More on Rick Spence’s National Post feature on PEO….
by Leon Goren, CA
President, Presidents of Enterprising Organizations
As Rick Spence wrote in the National Post: “As a result, PEO is delving further into the internal culture-development business than most of its competitors. Last year, it launched its first Executive Team Leadership Program, which combines 360-degree survey tools with one-on-one coaching, as well as the development of internal executive forums within members’ own organization to ensure that the chief executives become — and more importantly, stay — more consistently positive, collaborative and effective. ‘This is magic. It’s life changing,’ Leon Goren says.”
Just what does this mean? Why did Rick Spence, in his nationally circulated column extensively covering PEO, ask, “Are you really a good leader?” In a follow up story, he answers his own question, prompted by a reader:
“Leadership is basically about taking time to make sure that everyone on the team knows where the group is going, and what they can do better to help it achieve its goals sooner. It’s all about two-way communication: explaining what you want your people to do, listening to their questions, comments and ideas, and giving them the consistent feedback they need in order to understand what they have to do to succeed in the organization.”
Leadership, however, is something many can describe but very few can execute. It’s one of the reasons exaggerated praise lasts in history for such politically inspired leaders as Churchill, JFK, Trudeau or Reagan. Or how business legends like Bill Gates, Jack Welch, Lou Gerstner or Thomas Watson persist in modern memory.
But when we look at leadership today, there is something missing. The stakes are higher; the demands are greater. When Spence says that “PEO is delving further into the internal development business than most of its competitors,” he is correct but also touches on something profound. Delving further, going deeper means that the upside is that much higher – the trajectory of advanced leadership is far above previous practices. It’s the meaning of the success we all seek. A well directed organization is a successful one, providing personal and economic benefits for its leader.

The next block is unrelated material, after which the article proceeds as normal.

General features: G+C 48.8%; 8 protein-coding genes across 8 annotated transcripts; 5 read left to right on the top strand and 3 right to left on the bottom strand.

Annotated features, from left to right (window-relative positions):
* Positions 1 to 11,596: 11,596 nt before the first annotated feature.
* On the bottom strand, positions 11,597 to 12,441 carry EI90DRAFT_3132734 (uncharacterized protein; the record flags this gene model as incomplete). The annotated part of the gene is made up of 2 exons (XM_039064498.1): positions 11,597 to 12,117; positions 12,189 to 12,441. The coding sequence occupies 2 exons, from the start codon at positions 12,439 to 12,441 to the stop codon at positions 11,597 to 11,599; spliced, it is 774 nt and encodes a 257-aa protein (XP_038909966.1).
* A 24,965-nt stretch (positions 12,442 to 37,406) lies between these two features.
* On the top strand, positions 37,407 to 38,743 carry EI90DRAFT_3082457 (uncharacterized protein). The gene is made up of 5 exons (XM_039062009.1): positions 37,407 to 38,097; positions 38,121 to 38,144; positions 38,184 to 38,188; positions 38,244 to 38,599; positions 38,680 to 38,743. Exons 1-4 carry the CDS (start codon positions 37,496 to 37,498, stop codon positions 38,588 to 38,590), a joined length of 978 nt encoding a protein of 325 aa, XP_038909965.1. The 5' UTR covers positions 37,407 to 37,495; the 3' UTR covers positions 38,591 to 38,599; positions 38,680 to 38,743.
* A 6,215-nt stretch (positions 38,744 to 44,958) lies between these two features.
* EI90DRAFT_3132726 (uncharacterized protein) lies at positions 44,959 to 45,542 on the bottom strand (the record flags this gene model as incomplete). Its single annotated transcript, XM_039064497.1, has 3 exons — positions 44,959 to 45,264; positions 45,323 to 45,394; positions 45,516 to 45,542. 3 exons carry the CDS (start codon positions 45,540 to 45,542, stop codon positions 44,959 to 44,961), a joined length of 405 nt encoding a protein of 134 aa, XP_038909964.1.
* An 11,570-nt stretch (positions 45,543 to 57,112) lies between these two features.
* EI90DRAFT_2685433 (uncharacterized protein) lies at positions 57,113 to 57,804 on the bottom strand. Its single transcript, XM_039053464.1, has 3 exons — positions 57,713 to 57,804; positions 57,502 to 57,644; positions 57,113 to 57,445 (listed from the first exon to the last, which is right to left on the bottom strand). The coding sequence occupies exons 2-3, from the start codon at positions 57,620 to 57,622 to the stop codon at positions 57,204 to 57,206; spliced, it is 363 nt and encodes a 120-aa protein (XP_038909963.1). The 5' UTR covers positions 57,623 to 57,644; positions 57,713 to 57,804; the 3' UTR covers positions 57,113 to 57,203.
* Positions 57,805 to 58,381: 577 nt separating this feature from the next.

In the original peer environment model, learning occurs in safe, confidential sessions. What peers tell each other and their advisors is taken at face value and believed, which it should be. But with the evolution of our methodology, as part of our Executive Team Leadership (ETL) program, we are actually participating in activities at corporations to view interactions between leaders and their management teams. This includes ‘internal executive forums,’ as Spence describes–offsite PEOs within companies.
Onsite observation is a key expansion of our five-tier methodology, ensuring we accelerate leaders along straight trajectories toward defining their organizations’ goals and objectives. We are not forgetting the importance of peer-to peer teams; we are simply surrounding them with further processes to keep leaders on their path towards fulfilling lifetime aspirations – and that of their organization.
PEO being onsite provides members with helpful and insightful counsel like no other activity we’ve engaged in ever before. It’s like Reality TV—the camera digs deep. What you say is one thing; what someone else observes you saying is something else again. Imagine if you described an encounter with your spouse as you remembered it and compare that with filmed record or even the feedback provided by a facilitator. Compare that further with the commentary a trusted advisor can give you about what is really happening in your organization. He sees the faces, the expressions, the reactions you cannot see.
You receive these kinds of insights:
- Feedback concerning your own impact on the team (impossible to discern otherwise)
- How the team perceives your leadership style, based on body language and a multitude of other perceptions invisible to the leader
- The advantages of a second set of eyes and a trained mind focusing on these crucial issues
At first, it could seem intrusive or even scary, almost as if it’s Survivor or Donald Trump’s The Apprentice. But it’s not: it’s the fastest path toward improved executive leadership, which is another word for achieving success. The deeper the better.